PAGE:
Bulgargaz files claim against Gazprom over lost gas supply

By Newsbase May 21, 2024

Gazprom faces another compensation claim for lost gas supply from a former European customer – this time Bulgaria’s state gas company Bulgargaz.

Bulgaria was one of a number of European countries to have their Russian gas supply cut off in 2022 after refusing to pay for volumes in rubles, as required under a Kremlin decree. At the time Bulgaria was almost entirely dependent on Gazprom for its gas supply, although since October 1 it has been able to secure alternative pipeline deliveries from Azerbaijan and LNG regasified in Greece thanks to the launch of the Greece-Bulgaria Interconnector.

Bulgargaz is seeking €400mn ($435mn) from Gazprom for losses incurred as a result of Gazprom halting supply, Bulgarian Energy Minister Vladimir Malinov announced on May 16.

“After more than two years of delay, the new management of Bulgargaz decided to demand compensation from Gazprom Export for losses in the amount of €400mn,” the minister said in a statement.

Bulgargaz will first try to collect the funds in a pre-trial process, according to Malinov. If Gazprom refuses, the company will file a claim at the International Court of Arbitration in Paris.

Russian gas supplies to Bulgaria were halted on April 27. The country annually consumes around 3bn cubic metres of gas, out of which it received at least 2.6 bcm of gas annually under a take-or-pay contract with Gazprom that expired at the end of 2022, via the TurkStream pipeline.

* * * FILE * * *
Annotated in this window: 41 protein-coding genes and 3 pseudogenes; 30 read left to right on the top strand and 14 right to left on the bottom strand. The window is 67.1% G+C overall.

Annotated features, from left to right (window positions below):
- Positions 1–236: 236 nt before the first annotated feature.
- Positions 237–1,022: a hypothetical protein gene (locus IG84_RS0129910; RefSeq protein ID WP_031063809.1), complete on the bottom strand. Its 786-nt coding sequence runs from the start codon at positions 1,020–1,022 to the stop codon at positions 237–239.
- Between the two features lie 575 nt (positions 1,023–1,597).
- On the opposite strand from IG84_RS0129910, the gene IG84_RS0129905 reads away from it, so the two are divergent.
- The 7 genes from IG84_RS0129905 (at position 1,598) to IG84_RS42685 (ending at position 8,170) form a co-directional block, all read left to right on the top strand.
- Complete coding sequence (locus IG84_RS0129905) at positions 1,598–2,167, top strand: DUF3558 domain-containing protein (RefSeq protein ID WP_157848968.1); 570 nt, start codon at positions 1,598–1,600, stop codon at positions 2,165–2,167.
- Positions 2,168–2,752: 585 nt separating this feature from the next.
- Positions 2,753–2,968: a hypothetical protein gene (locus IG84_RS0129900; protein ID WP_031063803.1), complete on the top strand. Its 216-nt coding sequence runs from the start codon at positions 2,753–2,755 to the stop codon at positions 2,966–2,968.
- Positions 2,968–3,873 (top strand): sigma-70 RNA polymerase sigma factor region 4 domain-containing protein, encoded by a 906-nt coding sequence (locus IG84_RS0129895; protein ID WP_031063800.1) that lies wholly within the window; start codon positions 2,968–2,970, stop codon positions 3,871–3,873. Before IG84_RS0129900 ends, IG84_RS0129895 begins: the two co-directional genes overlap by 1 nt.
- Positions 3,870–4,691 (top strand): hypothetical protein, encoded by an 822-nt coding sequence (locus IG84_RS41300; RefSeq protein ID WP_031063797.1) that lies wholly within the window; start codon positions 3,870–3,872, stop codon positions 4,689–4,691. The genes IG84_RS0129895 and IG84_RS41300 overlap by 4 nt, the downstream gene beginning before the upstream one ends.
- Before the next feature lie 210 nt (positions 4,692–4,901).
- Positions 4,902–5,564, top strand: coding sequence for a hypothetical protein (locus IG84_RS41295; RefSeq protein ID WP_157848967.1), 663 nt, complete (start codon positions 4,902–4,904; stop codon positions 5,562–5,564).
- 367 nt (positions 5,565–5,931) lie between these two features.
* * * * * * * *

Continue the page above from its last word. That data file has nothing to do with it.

Companies from Poland, Germany, the Netherlands and Finland also had their gas supply cut off after refusing to pay in rubles, and buyers in other European countries also received less gas because Gazprom started restricting supply via the Nord Stream pipeline in the summer of 2022. A number of Gazprom’s former customers have filed claims against the Russian company, including Finland’s Gasum, Germany’s Uniper and RWE, Italy’s Eni and the Czech Republic’s CEZ.

While experts believe that these buyers stand a good chance of winning at international courts, it is unlikely that Gazprom will pay out the claims in light of the breakdown in economic and political relations between Russia and the West. Gazprom and other Russian companies have even filed their own suits at Russian courts to have international rulings on compensation declared void.

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